How to take care of your kidneys

The kidneys are a pair of reddish-brown bean-shaped organs. Our kidneys are about the size of a human fist. We have a kidney on each side of our spine below the ribcage. The position of the right kidney is slightly lower than the left kidney because of the liver on the right side of the abdomen.

Functions of the kidneys

As everyone knows, the kidneys filter our blood and produce urine. But beyond that, there are many functions performed by our kidneys. Some functions performed by our kidneys are:

  • Waste Removal: Waste-containing blood enters the kidneys. Each kidney has about a million nephrons to filter the blood. The nephrons remove waste products from the blood and filtered blood goes back to our body. These wastes and toxins are removed from our body through the urine.
  • Electrolyte Balance: Our kidneys maintain healthy levels of electrolytes (sodium, potassium, calcium, and phosphate) in our body. Any deterioration in kidney function can also lead to an electrolyte imbalance.
  • Control Blood Pressure: An enzyme called renin, produced by our kidneys, plays a vital role in controlling our blood pressure.
  • Production of erythropoietin: Our kidneys produce a hormone called erythropoietin. Erythropoietin helps our body produce red blood cells (RBCs). RBCs are essential for transporting oxygen from the lungs to all organs and tissues of our body.
  • Vitamin D activation: Our kidneys convert calcifediol into calcitriol (the active form of vitamin D). Calcitriol is essential for healthy bone growth.
  • Water balance: The kidneys are one of the organs of the body that maintain the water balance in our body. They maintain the water level in our body by regulating the volume of urine. When we drink a lot of water, our kidneys produce more urine and vice versa.
  • Control acid-base balance (pH): The normal pH of our blood is between 7.35 and 7.45.

Our kidneys maintain this healthy pH by excreting or absorbing acids and bases as needed.

Common signs and symptoms when the kidneys are not functioning properly

In the early stage of kidney disease, we may not feel any symptoms. There are many warning signs that our body can give during renal failure, but sometimes people associate them with other health problems or ignore them:

  • You may feel tired, weak and have trouble concentrating.
  • As we know, kidneys remove toxins and wastes from our body. Kidney insufficiency can lead to buildup of toxins and fluid retention in our body, which can cause dry and itchy skin.
  • There is an increase in the urge to urinate.
  • With kidney disease, the color of the urine also changes. Sometimes protein excretion in the urine causes foamy urine.
  • Decreased kidney function can cause sodium retention, which can lead to swelling of the feet and ankles.
  • Bags around the eyes are an early sign of protein leakage in the urine.
  • Decreased kidney functions lead to an electrolyte imbalance, which causes frequent muscle cramps in our body.

How to maintain healthy kidneys

The kidneys perform many functions, so keeping the kidneys healthy is very important for leading a healthy life. Kidney disease often goes unnoticed until it reaches an advanced stage. High blood pressure, diabetes, or a family history of kidney disease can increase your risk of developing kidney disease. Even without these risk factors, it is still very important to take care of kidney health. With some lifestyle changes, we can keep our kidneys healthy. Some habits that can keep our kidneys healthy are:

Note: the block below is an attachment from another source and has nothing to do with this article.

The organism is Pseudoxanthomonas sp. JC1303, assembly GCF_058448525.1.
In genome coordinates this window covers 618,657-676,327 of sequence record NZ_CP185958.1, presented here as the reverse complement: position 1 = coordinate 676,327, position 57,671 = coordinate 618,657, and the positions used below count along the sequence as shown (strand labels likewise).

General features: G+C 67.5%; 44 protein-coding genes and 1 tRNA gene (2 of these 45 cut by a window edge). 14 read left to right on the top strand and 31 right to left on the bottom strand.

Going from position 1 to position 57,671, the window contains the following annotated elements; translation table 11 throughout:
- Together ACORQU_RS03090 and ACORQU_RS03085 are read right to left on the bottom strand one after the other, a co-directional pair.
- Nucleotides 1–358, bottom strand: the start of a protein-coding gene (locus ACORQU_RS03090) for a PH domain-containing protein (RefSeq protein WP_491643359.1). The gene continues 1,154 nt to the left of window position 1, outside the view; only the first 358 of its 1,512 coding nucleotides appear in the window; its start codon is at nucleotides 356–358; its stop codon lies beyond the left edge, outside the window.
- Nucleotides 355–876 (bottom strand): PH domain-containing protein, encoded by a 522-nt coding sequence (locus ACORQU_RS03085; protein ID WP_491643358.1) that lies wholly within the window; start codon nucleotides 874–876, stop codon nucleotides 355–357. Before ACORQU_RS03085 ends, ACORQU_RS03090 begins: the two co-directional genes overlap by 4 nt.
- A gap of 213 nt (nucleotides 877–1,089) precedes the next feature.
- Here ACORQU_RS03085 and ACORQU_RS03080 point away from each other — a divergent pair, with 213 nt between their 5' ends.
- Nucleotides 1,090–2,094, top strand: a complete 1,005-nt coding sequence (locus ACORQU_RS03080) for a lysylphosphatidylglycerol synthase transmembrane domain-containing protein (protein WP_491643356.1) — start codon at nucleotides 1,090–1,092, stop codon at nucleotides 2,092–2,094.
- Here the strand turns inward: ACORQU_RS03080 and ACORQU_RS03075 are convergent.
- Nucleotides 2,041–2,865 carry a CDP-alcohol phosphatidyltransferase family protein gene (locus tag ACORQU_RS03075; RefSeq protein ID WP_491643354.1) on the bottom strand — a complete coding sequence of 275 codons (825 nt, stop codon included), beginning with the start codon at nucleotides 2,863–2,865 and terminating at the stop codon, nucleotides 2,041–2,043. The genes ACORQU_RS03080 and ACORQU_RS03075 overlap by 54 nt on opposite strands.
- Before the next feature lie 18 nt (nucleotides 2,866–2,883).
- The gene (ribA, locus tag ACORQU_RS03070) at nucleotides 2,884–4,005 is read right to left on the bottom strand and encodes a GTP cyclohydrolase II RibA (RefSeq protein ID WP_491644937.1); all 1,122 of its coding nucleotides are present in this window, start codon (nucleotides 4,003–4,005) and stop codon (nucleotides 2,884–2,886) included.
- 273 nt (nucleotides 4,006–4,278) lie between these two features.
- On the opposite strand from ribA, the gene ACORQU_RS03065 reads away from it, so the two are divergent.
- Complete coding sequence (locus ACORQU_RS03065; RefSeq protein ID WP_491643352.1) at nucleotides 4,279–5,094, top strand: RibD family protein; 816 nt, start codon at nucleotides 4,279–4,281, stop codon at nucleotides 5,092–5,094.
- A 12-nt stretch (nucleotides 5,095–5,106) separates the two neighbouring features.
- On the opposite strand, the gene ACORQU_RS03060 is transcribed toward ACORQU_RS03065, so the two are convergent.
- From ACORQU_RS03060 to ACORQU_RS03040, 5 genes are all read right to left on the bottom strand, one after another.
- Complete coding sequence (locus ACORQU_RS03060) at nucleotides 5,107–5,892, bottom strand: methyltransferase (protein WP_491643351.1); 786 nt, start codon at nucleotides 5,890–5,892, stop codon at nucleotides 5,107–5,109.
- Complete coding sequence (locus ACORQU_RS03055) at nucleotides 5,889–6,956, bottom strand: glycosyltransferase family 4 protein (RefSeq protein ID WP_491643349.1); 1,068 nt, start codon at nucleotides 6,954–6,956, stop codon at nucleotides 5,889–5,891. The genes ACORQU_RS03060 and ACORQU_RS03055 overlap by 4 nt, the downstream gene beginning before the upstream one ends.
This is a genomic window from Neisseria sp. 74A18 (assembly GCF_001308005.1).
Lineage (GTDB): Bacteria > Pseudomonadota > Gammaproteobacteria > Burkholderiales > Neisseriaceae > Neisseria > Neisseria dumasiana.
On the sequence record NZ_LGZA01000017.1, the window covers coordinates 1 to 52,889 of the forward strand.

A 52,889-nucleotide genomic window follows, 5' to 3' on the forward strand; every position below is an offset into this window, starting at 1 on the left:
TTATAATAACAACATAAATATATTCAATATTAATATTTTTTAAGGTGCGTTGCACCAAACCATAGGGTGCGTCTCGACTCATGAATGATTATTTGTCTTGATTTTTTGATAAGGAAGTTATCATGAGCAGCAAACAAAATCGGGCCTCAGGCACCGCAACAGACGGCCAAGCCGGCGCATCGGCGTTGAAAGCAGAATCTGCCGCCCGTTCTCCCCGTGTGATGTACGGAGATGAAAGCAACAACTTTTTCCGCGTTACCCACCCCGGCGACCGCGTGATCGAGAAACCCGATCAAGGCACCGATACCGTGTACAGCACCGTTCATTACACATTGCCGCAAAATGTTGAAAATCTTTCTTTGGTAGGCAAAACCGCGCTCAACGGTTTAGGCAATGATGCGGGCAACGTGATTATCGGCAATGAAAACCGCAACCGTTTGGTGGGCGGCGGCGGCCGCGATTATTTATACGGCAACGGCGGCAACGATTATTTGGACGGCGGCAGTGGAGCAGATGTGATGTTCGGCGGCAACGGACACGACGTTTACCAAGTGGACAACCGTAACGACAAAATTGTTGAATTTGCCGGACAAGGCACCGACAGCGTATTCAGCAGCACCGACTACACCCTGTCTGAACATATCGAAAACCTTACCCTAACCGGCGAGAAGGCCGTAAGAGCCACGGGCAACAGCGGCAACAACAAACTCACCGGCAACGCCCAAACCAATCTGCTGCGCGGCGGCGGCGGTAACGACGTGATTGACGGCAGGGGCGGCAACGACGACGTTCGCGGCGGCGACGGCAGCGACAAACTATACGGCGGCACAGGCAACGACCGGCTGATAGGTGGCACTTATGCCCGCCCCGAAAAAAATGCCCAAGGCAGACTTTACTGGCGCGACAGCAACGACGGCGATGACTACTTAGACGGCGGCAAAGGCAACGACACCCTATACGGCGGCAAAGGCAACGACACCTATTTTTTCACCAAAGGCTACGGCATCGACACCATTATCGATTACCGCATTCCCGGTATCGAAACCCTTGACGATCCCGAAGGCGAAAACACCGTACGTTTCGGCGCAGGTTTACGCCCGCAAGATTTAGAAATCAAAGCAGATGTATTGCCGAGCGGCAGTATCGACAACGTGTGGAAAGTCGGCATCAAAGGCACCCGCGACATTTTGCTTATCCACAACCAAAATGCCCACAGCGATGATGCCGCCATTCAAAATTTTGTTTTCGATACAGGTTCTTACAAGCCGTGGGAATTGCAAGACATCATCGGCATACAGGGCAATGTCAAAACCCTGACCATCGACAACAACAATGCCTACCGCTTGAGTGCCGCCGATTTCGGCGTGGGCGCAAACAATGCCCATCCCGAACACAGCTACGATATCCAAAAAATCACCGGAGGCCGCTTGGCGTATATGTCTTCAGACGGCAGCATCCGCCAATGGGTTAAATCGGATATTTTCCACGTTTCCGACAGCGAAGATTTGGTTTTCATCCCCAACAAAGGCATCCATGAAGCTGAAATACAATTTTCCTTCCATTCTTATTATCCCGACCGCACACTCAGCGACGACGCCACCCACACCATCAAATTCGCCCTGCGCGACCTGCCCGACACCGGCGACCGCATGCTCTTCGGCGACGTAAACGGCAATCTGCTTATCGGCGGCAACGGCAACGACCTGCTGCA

• Keeping fit and active: Regular exercise is not only good for our physical health, but can also reduce the chance of developing kidney disease. Exercise not only lowers blood pressure and keeps our hearts healthy, but also prevents kidney damage. Moderate intensity exercise such as walking, cycling or swimming is good for kidney health.
  • Chronic disease management: Managing chronic health conditions such as diabetes and blood pressure can reduce the extra strain on your kidneys. Higher glucose levels put pressure on the kidneys to filter the blood. This extra effort over a period of time can cause life-threatening damage to the kidneys.
  • Control your weight: Being overweight or obese puts us at risk for many health problems that can cause kidney damage.
  • Healthy diet: a low-sodium diet and processed foods reduce the risk of kidney damage. We should include low-sodium fresh fruits and vegetables in our diet, such as cauliflower, blueberries, whole grains, fish, apples, peaches, apricots, papayas and other foods that are good for kidney health.
  • Reduce the use of over-the-counter drugs. Irrational use of NSAIDs and analgesics can harm our kidneys.
  • Drink plenty of water as water helps the kidneys remove toxins and other waste from our body.
  • Reduce excess sugar: Excessive consumption of foods high in sugar can increase the chances of developing diabetes. Diabetes is one of the main causative factors for many kidney diseases.
  • Avoid smoking and drinking alcohol as these put more pressure on our kidneys and increase blood pressure.

Maintaining an active and healthy lifestyle is the best thing we can do to keep our kidneys healthy for a long time.

Dr. Suman Lata Nayak, Director and Senior Advisor – Nephrology and Kidney Transplantation at Dharamshila Narayana Superspeciality Hospital, Delhi

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